Reactor

Weekly Art Rx

by Liza Eliano on December 8, 2011

After a whirlwind of parties, events and an overwhelming amount of art at Art Basel Miami, we have just what you need to settle back into the New York swing of things. This week’s Art Rx is a mixed bag of shows and events around the city that include some of the last performances of the Merce Cunningham Dance Company at BAM, a discussion about the legality of appropriation art and documentary photographs of old Manhattan by a group of young radicals.

Left to right: Installation view of Cory Arcangel v. Pierre Bismuth (Courtesy of Team Gallery), Sid Grossman, "Coney Island" (1947), New York Photo League (via the jewishmuseum.org), Merce Cunningham dancers (via bam.org)

So Long to the Merce Cunningham Dance Company

When: December 7 – 10
Where: BAM Howard Gilman Opera House (30 Lafayette Avenue, Fort Greene, Brooklyn)

December is the month to bid adieu to the Merce Cunningham Dance Company, which will finish up its final performances of the Legacy Tour in New York City.

The company will be performing at the Brooklyn Academy of Music until Saturday before they move to the Park Avenue Armory at the end of the month. Each night of the Merce Cunningham: Legacy Tour at BAM offers a different selection of Cunningham’s lauded oeuvre. In addition to Cunningham’s stunning choreography and dancers, several of the pieces include costume design and set decor by Jasper Johns and Roy Lichtenstein and Andy Warhol’s installation Silver Clouds takes center stage in the 1968 dance RainForest. Grab tickets before they sell out!

 Copyright Battleground

When: Tuesday December 13, 2pm – 4pm
Where: Great Hall of the New York City Bar Association (42 West 44th st between 5th & 6th Avenue, Midtown, Manhattan)

This is a question that has continuously plagued the art world, and with the complexities of copyright laws, it’s not always easy to know the answer. The New York City Bar Association takes a crack at the issue of appropriation art in their “frank” discussion of fair use and artistic practice.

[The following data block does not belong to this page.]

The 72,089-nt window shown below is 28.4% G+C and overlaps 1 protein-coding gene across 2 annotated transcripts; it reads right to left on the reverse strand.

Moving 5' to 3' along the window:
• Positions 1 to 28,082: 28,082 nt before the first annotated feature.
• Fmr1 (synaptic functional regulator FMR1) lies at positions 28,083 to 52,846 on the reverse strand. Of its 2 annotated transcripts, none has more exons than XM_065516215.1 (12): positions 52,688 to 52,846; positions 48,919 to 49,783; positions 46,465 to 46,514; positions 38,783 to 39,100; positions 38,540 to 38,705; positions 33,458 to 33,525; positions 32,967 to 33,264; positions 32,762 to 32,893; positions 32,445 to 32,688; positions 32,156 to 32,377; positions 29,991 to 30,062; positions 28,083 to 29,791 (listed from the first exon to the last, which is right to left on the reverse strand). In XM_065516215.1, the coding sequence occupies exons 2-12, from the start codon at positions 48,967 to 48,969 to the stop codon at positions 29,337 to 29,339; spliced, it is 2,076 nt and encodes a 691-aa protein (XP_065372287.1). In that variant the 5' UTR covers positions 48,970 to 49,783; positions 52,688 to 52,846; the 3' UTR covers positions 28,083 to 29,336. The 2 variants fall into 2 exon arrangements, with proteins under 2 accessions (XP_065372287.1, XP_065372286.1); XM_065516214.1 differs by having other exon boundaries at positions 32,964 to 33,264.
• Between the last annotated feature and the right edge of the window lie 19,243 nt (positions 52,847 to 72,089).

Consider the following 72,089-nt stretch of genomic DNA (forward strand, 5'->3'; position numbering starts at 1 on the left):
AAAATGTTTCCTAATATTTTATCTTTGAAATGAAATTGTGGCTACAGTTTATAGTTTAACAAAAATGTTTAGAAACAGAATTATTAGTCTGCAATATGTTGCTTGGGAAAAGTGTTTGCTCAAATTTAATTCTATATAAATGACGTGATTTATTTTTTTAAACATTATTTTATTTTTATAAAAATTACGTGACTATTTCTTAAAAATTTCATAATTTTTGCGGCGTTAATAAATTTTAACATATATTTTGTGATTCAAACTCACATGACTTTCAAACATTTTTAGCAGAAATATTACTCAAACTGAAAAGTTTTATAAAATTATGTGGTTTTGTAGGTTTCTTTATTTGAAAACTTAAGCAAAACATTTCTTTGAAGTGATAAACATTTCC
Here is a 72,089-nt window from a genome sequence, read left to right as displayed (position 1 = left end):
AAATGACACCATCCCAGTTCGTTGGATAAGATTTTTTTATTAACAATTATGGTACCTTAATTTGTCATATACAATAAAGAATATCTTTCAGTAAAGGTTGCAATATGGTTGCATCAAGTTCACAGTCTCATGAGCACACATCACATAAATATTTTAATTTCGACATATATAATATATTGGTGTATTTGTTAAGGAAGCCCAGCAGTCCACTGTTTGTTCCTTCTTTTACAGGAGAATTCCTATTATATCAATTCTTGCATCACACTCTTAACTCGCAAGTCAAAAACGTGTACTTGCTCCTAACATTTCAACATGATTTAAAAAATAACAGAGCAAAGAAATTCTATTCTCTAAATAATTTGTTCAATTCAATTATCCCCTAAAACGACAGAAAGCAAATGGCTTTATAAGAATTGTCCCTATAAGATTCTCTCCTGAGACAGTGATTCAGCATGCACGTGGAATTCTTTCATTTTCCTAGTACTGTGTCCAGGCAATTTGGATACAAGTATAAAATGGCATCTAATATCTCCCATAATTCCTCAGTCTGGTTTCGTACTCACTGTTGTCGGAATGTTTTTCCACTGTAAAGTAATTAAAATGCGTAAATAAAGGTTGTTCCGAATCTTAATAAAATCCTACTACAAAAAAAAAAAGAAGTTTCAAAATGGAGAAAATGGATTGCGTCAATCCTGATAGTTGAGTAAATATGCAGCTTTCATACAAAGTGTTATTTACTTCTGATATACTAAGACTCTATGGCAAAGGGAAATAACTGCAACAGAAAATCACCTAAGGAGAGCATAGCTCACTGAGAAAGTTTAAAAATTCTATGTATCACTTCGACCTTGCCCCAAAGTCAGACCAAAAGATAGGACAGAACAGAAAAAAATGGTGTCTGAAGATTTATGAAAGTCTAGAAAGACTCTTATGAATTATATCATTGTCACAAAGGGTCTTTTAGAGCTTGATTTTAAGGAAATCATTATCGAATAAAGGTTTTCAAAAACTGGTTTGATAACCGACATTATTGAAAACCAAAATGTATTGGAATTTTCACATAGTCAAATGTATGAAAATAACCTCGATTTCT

The lecture is entitled “What We Talk About When We Talk About Appropriation, Contemporary Art After Cariou v. Prince,” which refers to the copyright battle between photographer Patrick Cariou and the appropriation artist Richard Prince who adapted a photograph by Cariou in one of his works. Among the lecture panelists are curator Dan Cameron, Walter Robinson from Artnet and artist Hank Willis Thomas.

Two Artists Go Head to Head

When: November 3 – December 23
Where: Team Gallery (83 Grand Street, SoHo, Manhattan)

Team Gallery lets two of their artists, Cory Arcangel and Pierre Bismuth, play curator for a change in this two-person show. Cory Arcangel vs. Pierre Bismuth includes three of Arcangel’s pieces chosen by Bismuth and three of Bismuth’s works selected by Arcangel. The artists are a natural fit as both of their practices involve distorting and remixing contemporary mass media.

Art that Provides an Escape From Reality

When: November 15 – January 22, 2012
Where: Zurcher Studio (33 Bleecker Street, Noho, Manhattan)

Everyone needs an escape sometimes, or the opportunity to envision worlds outside our own. Underemployed now up at Zurcher Studio, takes inspiration from the man most known for his devotion to fantasy and pleasure, Oscar Wilde.

The show speaks to Wilde’s argument that the more art resists the pull of realism, the better off it is, exhibiting works that “transform the familiar and rote into something remarkable and fantastic.” Yet, as the title of the exhibition suggests, the political urgency of art can’t always be ignored and reality usually finds a way to slip in. The show is curated by Josh Blackwell and includes artists Brian Belott, Rochelle Feinstein, Viktor Kopp, Miranda Lichtenstein, Mary Lum, Keiko Narahashi, Lizzie Scott and B Wurtz.

Radical Photography of Old New York

When: November 4 – March 25, 2012
Where: The Jewish Museum (1109 5th Ave at 92nd St, Upper East Side, Manhattan)

I don’t make it to the Jewish Museum as often as I’d like, but their exhibitions always seem unique. Their current show, Radical Camera: New York’s Photo League, 1936 – 1951 showcases the work of a group of young, idealistic photographers who gathered in Manhattan to challenge modernism and engage with the gritty realities of urban life.

The League took to the streets with their cameras, closely documenting every day life through the tumultuous periods of the Great Depression, World War II and the Cold War.

For anyone with a passion for old photographs of New York and the history of the city, this show is sure to please.

  • Subscribe to the Hyperallergic email newsletter!

Hyperallergic welcomes comments and a lively discussion, but comments are moderated after being posted. For more details please read our comment policy.

Previous post:

Next post: